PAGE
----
Income for self-employed individuals needs to be proven by a legitimate, registered business. That means, as a self-employed person, you will need to have an accountant prepare your financial statements to prove that you’re not engaged in any illegal activity.
Consider a Bank That is Government-owned
There are only four government-owned banks, but they can be found in every province of Costa Rica. Note that there’s a great difference between government-owned and privately owned banks.
Many privately owned banks can be found everywhere in Costa Rica, too. Still, the majority of Costa Ricans prefer government banks due to the increased protection and security in the event of a financial crisis. Here are a few advantages of banking in a government bank:
- Minimal-to-no-fees on banking services as government-owned banks are not-for-profit.
- Government banks have unlimited insurance on all deposits. This is great especially when you compare it to the FDIC where the maximum insured amount is $250,000.
- In the last 30 years, no government bank has suffered from a major operational failure or crisis.
Every Bank Requires a Deposit
The Costa Rican banking system requires a deposit on all new accounts due to the small population. It’s worth noting that there is a low number of banking customers in the country. Requiring new customers to make a deposit is, therefore, a way to ensure that the banks will remain well-funded and operationally efficient.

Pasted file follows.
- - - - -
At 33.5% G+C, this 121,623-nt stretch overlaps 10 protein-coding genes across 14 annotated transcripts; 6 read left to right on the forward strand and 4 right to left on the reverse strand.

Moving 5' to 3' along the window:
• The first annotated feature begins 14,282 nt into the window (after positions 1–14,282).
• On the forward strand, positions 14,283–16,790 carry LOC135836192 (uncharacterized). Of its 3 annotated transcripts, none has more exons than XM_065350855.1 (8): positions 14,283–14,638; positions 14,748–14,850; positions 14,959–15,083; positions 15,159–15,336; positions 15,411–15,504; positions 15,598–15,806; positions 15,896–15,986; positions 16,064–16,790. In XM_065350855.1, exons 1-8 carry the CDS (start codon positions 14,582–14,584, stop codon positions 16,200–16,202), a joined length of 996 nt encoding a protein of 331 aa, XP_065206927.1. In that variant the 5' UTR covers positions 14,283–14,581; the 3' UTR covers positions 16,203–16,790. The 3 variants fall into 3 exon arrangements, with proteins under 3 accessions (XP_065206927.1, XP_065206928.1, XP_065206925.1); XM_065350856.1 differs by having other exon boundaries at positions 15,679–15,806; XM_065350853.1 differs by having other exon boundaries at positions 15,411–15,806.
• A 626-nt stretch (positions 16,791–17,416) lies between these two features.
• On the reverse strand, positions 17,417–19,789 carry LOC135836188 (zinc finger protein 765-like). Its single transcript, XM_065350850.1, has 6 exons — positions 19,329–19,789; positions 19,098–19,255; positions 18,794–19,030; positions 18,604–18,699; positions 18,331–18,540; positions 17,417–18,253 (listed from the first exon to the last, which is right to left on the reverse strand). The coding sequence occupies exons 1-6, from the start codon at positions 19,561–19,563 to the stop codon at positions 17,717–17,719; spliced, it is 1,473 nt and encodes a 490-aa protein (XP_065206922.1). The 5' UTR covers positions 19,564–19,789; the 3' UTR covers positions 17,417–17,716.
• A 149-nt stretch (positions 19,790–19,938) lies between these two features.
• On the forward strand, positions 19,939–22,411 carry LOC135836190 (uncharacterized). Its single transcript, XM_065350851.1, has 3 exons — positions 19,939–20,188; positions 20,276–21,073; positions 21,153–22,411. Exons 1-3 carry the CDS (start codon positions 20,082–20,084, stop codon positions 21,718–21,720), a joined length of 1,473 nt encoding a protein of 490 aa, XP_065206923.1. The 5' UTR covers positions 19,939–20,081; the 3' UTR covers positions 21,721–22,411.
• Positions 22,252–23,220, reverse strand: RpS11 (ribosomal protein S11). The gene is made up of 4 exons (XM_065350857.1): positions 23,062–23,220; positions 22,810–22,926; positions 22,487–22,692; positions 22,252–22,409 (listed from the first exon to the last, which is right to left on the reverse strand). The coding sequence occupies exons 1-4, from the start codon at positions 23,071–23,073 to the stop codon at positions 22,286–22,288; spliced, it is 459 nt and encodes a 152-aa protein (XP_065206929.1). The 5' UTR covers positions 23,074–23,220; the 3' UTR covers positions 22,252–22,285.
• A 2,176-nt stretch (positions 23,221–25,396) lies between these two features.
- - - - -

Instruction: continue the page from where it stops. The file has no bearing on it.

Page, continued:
Luckily, banks require only a small amount for initial deposits. You may be able to find a bank that requires only $25, while others may require a minimum of $100 as an initial deposit to open an account.
The country’s banking system is highly stable, thanks in part to the strict policies on lending and financial liquidity.
However, all private banks do not have the same insurability as their U.S. counterparts, but despite that, they at least do not have issues with solvency.
Regardless, you may be better off opting for a government-owned bank.